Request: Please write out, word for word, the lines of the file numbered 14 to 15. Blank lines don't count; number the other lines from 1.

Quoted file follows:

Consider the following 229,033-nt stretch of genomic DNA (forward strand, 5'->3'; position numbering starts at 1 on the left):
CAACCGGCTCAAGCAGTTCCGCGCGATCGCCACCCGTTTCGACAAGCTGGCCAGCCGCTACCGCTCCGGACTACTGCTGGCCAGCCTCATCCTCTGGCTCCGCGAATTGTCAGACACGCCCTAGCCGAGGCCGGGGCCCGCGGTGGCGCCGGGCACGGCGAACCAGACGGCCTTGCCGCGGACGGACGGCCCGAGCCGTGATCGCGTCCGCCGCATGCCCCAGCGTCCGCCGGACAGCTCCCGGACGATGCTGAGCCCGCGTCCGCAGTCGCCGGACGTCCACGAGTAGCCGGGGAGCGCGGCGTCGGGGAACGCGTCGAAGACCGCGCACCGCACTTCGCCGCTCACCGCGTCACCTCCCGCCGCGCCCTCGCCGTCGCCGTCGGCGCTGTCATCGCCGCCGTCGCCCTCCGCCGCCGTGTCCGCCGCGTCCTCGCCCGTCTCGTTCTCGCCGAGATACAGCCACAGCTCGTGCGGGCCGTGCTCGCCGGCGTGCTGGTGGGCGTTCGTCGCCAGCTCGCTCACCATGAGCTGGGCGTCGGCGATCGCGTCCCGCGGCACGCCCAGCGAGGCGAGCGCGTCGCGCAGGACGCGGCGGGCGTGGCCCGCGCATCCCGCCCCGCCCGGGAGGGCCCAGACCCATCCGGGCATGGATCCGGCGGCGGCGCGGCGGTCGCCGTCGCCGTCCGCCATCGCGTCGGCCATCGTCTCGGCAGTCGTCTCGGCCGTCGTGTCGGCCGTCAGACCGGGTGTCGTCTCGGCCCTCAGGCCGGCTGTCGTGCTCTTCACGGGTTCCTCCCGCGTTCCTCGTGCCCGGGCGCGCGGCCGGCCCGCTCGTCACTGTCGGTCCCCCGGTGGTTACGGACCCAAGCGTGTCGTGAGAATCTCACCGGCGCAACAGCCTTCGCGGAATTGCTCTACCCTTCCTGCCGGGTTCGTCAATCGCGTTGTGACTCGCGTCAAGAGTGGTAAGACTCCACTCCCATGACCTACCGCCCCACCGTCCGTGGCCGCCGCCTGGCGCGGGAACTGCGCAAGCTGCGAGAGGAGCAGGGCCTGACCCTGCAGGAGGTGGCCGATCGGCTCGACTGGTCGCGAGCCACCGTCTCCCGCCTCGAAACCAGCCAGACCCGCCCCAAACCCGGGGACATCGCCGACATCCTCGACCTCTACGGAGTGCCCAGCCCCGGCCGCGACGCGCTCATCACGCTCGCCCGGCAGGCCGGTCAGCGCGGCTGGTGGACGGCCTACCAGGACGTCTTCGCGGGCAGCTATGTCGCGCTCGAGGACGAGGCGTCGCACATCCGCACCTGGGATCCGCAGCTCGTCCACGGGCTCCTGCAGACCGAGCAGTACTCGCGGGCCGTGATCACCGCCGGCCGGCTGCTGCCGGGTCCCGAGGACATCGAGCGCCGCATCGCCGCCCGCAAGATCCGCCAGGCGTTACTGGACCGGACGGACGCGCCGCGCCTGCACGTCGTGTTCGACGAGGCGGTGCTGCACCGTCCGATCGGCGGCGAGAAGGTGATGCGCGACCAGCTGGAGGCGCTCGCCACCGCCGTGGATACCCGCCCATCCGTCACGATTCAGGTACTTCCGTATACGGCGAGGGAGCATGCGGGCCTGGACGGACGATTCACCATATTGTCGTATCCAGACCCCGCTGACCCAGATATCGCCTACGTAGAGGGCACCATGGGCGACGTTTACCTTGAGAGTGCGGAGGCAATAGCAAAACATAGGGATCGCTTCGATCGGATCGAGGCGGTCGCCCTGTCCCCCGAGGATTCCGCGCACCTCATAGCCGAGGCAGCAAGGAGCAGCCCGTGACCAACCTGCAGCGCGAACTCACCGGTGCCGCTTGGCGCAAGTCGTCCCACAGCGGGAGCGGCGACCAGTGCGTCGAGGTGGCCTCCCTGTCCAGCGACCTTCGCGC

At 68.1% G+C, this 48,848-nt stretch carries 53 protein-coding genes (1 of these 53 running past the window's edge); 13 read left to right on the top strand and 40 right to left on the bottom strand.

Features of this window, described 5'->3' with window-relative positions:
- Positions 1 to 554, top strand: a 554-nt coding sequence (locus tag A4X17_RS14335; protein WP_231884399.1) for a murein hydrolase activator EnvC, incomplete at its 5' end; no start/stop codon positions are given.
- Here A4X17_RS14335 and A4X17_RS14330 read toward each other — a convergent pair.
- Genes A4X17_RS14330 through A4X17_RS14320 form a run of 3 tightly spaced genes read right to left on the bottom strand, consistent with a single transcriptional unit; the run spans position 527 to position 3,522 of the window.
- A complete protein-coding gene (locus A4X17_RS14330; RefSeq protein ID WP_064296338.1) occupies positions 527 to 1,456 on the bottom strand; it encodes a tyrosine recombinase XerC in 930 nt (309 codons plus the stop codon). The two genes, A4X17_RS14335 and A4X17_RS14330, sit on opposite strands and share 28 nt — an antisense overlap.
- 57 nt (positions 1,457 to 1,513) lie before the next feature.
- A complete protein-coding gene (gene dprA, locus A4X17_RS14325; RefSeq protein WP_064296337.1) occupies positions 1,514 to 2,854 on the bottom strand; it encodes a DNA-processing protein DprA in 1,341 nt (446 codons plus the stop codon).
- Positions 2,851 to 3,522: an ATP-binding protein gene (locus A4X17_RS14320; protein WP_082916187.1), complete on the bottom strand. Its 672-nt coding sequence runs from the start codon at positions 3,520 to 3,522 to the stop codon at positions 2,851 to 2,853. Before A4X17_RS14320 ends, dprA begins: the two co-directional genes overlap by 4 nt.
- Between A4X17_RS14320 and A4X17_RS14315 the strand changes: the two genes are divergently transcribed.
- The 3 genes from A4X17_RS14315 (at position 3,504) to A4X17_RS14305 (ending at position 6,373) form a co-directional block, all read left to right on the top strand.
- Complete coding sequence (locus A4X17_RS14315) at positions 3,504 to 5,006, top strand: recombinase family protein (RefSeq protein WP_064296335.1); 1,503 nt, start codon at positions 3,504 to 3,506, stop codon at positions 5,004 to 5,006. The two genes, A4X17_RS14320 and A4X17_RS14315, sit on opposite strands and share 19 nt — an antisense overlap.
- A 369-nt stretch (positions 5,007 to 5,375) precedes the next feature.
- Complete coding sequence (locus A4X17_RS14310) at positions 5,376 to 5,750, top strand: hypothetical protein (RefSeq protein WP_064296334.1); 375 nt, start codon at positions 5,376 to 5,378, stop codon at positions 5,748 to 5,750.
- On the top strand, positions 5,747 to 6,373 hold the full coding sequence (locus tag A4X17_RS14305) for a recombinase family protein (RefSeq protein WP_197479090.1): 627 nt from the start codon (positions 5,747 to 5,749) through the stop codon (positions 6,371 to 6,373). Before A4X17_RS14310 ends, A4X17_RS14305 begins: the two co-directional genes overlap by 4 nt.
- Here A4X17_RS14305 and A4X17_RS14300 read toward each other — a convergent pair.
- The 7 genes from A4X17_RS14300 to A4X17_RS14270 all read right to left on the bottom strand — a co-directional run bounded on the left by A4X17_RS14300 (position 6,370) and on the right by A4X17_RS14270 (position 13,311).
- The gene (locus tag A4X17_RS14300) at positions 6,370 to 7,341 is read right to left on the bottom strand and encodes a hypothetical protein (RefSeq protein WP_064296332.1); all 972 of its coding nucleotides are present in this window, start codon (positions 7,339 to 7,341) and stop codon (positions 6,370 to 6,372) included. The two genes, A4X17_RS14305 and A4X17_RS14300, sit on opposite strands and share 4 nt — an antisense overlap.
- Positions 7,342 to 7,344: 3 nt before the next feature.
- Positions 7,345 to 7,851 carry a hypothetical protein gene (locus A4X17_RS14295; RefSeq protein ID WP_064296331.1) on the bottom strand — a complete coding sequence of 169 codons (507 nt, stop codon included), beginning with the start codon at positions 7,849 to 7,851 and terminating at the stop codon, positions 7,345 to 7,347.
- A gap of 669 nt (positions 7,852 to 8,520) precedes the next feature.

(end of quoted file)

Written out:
- Complete coding sequence (locus A4X17_RS14315) at positions 3,504 to 5,006, top strand: recombinase family protein (RefSeq protein WP_064296335.1); 1,503 nt, start codon at positions 3,504 to 3,506, stop codon at positions 5,004 to 5,006. The two genes, A4X17_RS14320 and A4X17_RS14315, sit on opposite strands and share 19 nt — an antisense overlap.
- A 369-nt stretch (positions 5,007 to 5,375) precedes the next feature.